Note, that he not only emphasises connections and synthetic thinking, but twice in his short answer he mentions the importance of values. That’s because it’s actually not possible to fully comprehend natural phenomena without considering values.
This answer reminds me not only of one of the best books I’ve read in recent years – Linked, but also Prince Charles’ recent Dimbleby Lecture where he argues a similar case.

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That famous line from Burns’ “To a Louse”…….Oh wad some power the giftie gie us, to see oursels as ithers see us – lovely sentiment, but just not possible! I was reminded of it as I read two related articles by Emily Pronin recently (published in Personality and Social Psychology Bulletin,Vol. 28 No. 3, March 2002 369-381 and the 30 MAY 2008 VOL 320 of SCIENCE Magazine)

Do you ever think why am I only person to see something rationally and reasonably, and everyone else seems biased?
Well, that’s a common experience. It’s also common to wonder why nobody really understands you, and to always fail to completely understand another person.
Why is that?
The practice of medicine is based on understanding……trying to understand what another person is experiencing in order to try and identify whether or not they are ill, and what kind of help they might need. Sounds simple, but it’s far from it.
I recently read two related articles which explain these difficulties very clearly. As with most insights, what they have to say seems clear and obvious once you read it. Both articles deal with the differences between self-knowledge and the knowledge of others.
In essence they show that for self-knowledge we have continuous access to our inner subjective experience of reality, including the full range of sensory inputs, our emotions, and our thought processes. However, when we try to have knowledge of another person we have no direct access at all to any of these phenomena. How exactly does another person perceive and experience a particular colour, or sound, or smell? What emotional experience are they having? And what are they actually thinking? We don’t know. We can’t know. We have to listen to what they have to say and watch how they behave then make our assumptions. Our assumptions, of course, are based on our perspective, not on theirs.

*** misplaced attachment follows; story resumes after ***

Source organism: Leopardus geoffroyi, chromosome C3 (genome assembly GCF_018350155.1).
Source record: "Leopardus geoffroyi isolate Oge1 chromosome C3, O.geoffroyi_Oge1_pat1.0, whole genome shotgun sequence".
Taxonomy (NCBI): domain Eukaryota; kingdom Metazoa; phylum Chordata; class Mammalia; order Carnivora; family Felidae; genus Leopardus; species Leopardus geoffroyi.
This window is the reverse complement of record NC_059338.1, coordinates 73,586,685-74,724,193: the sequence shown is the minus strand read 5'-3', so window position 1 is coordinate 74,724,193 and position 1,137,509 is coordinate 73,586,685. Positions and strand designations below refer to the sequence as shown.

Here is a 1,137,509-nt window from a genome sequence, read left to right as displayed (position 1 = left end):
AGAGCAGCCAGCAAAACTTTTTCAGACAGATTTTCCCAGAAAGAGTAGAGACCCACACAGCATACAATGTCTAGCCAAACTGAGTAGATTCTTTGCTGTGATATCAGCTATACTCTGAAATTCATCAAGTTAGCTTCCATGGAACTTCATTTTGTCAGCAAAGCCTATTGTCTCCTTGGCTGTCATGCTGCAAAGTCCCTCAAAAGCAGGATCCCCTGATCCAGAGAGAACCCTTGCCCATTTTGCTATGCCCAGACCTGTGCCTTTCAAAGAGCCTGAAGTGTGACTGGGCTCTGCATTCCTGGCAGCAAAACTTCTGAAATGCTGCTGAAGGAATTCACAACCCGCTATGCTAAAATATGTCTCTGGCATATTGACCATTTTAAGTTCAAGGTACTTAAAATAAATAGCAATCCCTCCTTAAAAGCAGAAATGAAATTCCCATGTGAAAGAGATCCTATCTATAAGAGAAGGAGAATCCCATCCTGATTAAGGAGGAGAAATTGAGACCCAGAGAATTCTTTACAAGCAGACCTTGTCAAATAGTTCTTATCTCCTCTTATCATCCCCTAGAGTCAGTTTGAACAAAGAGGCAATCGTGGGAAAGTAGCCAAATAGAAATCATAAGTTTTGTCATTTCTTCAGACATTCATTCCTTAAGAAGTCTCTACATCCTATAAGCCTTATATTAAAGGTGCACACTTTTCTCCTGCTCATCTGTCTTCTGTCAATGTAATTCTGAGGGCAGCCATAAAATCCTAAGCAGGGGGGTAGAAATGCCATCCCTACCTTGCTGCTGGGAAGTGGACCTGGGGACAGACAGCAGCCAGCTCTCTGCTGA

So it isn’t possible to know another person the way can know ourselves. On top of that, our subjective experience conveys a degree of authenticity to our sense of self, which can never be matched when interpreting the language or behaviour of another.
It’s just how things are. We function in a way which gives great weight to our subjective experience…..even our opinions and assumptions about others gain, for us, this high degree of authenticity. We have a tendency to think we can understand another person better than they can understand themselves. The reality, however, is just the reverse, and we should always doubt our understanding and judgement of others more than we do. That’s why true empathy requires a high level of humility.